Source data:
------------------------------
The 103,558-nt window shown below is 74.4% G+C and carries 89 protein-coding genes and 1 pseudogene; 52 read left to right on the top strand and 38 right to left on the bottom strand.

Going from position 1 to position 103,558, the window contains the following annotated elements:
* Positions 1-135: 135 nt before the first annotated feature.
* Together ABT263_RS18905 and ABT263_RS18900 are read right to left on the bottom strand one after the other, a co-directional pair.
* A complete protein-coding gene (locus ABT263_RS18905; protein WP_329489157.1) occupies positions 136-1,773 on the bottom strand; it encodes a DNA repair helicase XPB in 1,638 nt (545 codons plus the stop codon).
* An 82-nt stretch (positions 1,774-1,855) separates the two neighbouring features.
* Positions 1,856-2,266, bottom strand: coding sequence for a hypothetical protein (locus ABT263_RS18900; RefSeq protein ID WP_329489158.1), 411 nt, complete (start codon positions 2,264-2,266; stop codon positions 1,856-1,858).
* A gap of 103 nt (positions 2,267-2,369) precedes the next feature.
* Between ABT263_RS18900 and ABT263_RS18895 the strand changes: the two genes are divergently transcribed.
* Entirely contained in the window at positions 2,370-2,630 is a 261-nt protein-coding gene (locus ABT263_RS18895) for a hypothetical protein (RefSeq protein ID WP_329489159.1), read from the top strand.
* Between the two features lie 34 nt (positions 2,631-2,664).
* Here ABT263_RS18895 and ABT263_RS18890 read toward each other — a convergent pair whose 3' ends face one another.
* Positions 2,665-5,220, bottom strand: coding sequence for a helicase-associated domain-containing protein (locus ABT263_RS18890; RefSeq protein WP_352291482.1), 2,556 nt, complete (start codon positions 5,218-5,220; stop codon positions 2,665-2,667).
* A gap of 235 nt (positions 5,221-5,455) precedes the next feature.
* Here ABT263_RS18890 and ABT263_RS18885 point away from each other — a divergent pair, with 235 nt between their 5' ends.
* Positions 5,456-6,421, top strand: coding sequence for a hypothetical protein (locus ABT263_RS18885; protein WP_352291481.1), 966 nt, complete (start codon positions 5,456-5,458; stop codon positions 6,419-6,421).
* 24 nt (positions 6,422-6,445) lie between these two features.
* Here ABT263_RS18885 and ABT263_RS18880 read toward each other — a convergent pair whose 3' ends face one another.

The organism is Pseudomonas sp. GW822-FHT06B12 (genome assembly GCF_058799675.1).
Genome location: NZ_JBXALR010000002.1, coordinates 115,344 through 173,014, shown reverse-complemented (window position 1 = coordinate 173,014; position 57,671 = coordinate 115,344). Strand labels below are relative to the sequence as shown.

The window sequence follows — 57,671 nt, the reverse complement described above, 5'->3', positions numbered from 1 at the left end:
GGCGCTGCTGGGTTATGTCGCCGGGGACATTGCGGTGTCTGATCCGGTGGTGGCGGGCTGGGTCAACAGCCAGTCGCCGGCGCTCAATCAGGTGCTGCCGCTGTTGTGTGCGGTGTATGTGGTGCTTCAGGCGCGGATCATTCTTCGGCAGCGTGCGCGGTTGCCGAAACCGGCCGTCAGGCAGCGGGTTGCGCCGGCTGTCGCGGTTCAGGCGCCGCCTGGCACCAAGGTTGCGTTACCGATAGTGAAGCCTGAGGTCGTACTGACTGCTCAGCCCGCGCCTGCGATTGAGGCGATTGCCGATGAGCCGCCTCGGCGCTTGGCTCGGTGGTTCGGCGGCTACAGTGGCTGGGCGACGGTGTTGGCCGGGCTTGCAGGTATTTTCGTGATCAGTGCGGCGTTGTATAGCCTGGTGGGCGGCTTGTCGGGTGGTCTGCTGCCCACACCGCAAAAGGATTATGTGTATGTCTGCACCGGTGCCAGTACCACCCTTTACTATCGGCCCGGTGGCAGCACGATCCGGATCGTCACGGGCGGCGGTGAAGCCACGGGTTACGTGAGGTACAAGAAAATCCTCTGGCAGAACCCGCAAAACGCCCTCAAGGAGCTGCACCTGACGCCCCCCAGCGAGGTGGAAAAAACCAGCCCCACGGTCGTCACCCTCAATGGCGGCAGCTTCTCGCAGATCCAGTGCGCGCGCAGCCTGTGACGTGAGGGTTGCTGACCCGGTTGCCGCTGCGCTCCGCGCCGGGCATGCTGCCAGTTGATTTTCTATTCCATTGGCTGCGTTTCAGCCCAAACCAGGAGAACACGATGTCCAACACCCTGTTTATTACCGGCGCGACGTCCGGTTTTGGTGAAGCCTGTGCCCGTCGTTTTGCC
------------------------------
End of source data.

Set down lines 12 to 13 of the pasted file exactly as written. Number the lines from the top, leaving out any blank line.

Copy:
* Here ABT263_RS18895 and ABT263_RS18890 read toward each other — a convergent pair whose 3' ends face one another.
* Positions 2,665-5,220, bottom strand: coding sequence for a helicase-associated domain-containing protein (locus ABT263_RS18890; RefSeq protein WP_352291482.1), 2,556 nt, complete (start codon positions 5,218-5,220; stop codon positions 2,665-2,667).